It’s a biological necessity for women to take time off work at certain points in life, but like most modern families, balancing busy careers and parental responsibilities has proved a real challenge for the Sheasby family.
Dr Chris Sheasby told Resource Harbour how he came to don his apron to help remedy his eldest son's weight loss, after he was diagnosed with a serious illness: “Betty Crocker cakes can cure all sorts, apparently. Hey, don’t judge - this isn’t the Bake Off!”
Until recently, Chris’ partner (a research scientist) had shouldered most of the childcare responsibilities (as well as having a career of her own) but, when the family circumstances changed, they decided his career was the one that was best suited to flexing hours to accommodate the hospital visits and additional care their son needed.
Chris met his partner whilst studying for a doctorate in immunology, but these days is an experienced Financial Director (FD) providing strategic financial advice to SMEs and not for profit organisations.
Surely that’s easy in this enlightened day and age?... It would seem not.
In the past when Chris worked in the commercial sector, Chris’ workplace asked why he needed to attend his son’s outpatient appointments. The assumption was that it was the mother’s job to go - not his. Conversely, Chris felt that there was an implied criticism of female colleagues who were 'choosing' to work long hours in the office, rather than being at home with their young children.
Admittedly, this was quite a few years ago and attitudes have improved for the better. But as recently as last year, a friend of Chris’ decided to take shared parental leave, despite a rather awkward meeting where he was told "off the record" by his boss that it would affect his career. Not to be disheartened, Chris negotiated with his employer, condensing his full working week into four days so he could spend more time with his two sons.
Of course, Friday was pretty full, and condensing 37.5(+) hours into the other four working days, makes for a long old week. Yet Chris would often receive comments such as “You must be enjoying your Fridays off...”
So, working as a consultant FD, going it alone, whilst initially a daunting prospect, seemed the best way forward to achieve the flexibility and autonomy Chris needed.
But when he approached recruiters, the most common feedback he received was that part time, consultancy-based work was not worth it for them, the margins were too small and they would not hit their revenue targets.
There were a handful of recruiters, Chris says, like Resource Harbour that he could turn to and he was also able to reach out to his own network. Within a relatively short period, he now has a client base he is proud of.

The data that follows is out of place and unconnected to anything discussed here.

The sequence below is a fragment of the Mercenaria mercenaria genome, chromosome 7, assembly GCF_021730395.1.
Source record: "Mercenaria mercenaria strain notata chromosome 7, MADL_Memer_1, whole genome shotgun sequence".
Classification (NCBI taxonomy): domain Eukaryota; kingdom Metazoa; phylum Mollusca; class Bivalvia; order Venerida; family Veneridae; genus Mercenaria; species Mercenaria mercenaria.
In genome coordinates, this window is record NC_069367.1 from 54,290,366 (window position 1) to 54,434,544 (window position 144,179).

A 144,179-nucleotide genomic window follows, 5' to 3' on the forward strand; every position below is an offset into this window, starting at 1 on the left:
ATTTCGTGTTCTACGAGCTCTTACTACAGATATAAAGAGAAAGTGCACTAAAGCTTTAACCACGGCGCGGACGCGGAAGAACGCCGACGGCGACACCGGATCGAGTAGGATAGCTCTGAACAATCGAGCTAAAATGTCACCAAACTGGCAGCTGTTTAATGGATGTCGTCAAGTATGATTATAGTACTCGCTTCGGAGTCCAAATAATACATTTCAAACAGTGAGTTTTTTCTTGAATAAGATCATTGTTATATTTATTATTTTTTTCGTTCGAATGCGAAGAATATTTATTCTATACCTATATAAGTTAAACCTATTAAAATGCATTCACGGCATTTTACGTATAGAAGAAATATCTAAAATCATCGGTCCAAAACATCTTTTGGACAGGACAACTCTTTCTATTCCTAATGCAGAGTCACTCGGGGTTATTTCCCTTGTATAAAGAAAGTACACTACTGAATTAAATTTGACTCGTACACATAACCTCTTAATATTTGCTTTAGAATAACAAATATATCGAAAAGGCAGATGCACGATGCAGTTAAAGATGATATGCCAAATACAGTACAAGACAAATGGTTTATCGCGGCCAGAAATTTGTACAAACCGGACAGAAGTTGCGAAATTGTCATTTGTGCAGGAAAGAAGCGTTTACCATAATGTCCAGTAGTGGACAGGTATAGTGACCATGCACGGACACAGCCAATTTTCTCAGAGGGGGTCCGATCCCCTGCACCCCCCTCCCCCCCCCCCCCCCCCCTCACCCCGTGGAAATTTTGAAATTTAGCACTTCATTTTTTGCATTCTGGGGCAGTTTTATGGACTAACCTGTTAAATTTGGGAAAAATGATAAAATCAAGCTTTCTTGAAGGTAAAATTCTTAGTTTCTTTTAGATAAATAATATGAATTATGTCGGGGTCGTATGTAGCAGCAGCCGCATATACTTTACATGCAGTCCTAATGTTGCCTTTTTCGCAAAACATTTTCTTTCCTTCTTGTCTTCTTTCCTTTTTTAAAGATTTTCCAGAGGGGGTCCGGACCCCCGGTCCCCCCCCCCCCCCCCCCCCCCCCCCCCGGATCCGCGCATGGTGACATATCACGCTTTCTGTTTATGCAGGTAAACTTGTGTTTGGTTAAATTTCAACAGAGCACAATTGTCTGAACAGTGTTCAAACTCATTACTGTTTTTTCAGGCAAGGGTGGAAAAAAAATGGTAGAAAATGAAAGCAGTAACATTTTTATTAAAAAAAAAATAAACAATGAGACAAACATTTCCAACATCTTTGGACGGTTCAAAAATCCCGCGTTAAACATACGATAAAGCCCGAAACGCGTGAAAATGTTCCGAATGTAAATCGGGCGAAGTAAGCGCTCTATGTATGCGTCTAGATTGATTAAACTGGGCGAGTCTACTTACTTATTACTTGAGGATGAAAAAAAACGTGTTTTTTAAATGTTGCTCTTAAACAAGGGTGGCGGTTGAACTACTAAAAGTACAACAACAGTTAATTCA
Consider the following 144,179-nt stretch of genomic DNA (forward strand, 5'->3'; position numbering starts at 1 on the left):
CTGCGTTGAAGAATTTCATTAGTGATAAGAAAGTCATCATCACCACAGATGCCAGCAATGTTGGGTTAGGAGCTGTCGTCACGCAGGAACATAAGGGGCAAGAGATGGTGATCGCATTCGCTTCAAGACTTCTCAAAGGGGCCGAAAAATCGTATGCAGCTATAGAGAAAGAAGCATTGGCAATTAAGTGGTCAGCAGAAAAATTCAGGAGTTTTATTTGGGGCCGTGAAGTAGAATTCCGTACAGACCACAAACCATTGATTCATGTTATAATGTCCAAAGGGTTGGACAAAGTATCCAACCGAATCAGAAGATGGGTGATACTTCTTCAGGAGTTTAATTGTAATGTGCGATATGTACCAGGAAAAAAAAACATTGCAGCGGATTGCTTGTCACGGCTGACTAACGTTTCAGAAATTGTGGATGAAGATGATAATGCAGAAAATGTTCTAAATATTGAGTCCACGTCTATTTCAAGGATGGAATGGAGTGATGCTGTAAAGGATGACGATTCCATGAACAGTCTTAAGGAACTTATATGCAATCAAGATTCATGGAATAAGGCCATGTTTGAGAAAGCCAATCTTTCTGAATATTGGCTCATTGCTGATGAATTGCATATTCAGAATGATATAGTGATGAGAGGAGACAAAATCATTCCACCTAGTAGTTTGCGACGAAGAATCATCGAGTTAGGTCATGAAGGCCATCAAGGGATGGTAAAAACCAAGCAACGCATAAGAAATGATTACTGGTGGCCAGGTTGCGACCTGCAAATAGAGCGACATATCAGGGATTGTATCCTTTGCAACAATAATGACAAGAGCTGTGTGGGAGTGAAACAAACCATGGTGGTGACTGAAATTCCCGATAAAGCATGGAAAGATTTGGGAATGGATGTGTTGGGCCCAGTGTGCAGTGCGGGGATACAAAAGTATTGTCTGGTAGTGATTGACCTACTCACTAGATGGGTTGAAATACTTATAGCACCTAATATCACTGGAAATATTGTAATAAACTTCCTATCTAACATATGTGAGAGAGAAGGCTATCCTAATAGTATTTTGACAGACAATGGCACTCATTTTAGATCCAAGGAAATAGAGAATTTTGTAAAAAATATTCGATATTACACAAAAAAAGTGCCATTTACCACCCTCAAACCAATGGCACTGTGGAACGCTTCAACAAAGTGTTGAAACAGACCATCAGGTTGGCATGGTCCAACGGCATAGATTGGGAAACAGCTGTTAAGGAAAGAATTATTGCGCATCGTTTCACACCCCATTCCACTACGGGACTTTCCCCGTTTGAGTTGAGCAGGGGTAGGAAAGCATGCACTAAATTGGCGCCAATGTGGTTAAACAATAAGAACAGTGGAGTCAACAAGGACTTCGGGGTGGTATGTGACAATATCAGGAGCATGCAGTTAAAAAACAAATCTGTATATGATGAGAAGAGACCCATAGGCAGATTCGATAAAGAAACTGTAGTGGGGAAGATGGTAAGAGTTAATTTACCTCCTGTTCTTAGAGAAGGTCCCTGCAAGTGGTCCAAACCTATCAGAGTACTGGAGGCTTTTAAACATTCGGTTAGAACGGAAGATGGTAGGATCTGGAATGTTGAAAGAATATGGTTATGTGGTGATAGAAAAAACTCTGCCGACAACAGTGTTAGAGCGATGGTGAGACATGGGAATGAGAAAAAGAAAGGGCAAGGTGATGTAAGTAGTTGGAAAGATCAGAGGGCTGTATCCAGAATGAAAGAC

Mainly working from home, Chris communicates with Jakarta, Luxembourg, Sao Paulo and Sheffield! Unified comms (conference calls and other remote working tools) have enabled him to turn his spare room into a business hub; he avoids the commuting and has more time to spend at the school gate.
A third of parents at his school gate are dads. Ok, so the dads mostly wait in the cars or walk straight to the classroom, avoiding the huddle of mums on the tarmac. Chris himself still feels a little self-conscious when texting mums to organise play dates and has been known to sigh at the frequent mention of mums (and not dads) on the school run, on the car radio whilst he picks up his kids.
So, it’s not all equal yet but it’s getting there. In the scheme of things, this feels like minor, 'casual' sexism but Chris and his partner both feel that this latent, legacy expectation of working dads indirectly impacts the prospect of women achieving true parity in the workplace and closing the gender pay gap.
It is true that equality in the workplace, gender imbalances and 'casual' sexism are reducing, but to truly gain workplace equality, Chris feels we need equality of benefits for both sexes. And that is not necessarily about changes to employment law, but changes to commonly accepted working practices. Fathers are getting more involved in childcare and so changes to social norms are inevitable. Chris is also noticing a change in working practices in the “millennials” who are seeking a better work-life blend and gender balance in the workplace, which will further accelerate trends towards flexible working for both genders.
Only with structural and attitudinal changes, mums and dads will be able to share the load equally and be truly equal partners both at home and at work. To quote Professor Bohnet “we need structural change – to examine procedures such as how do we advertise, how do we evaluate people, promote people…. To start closing some of those gaps.”
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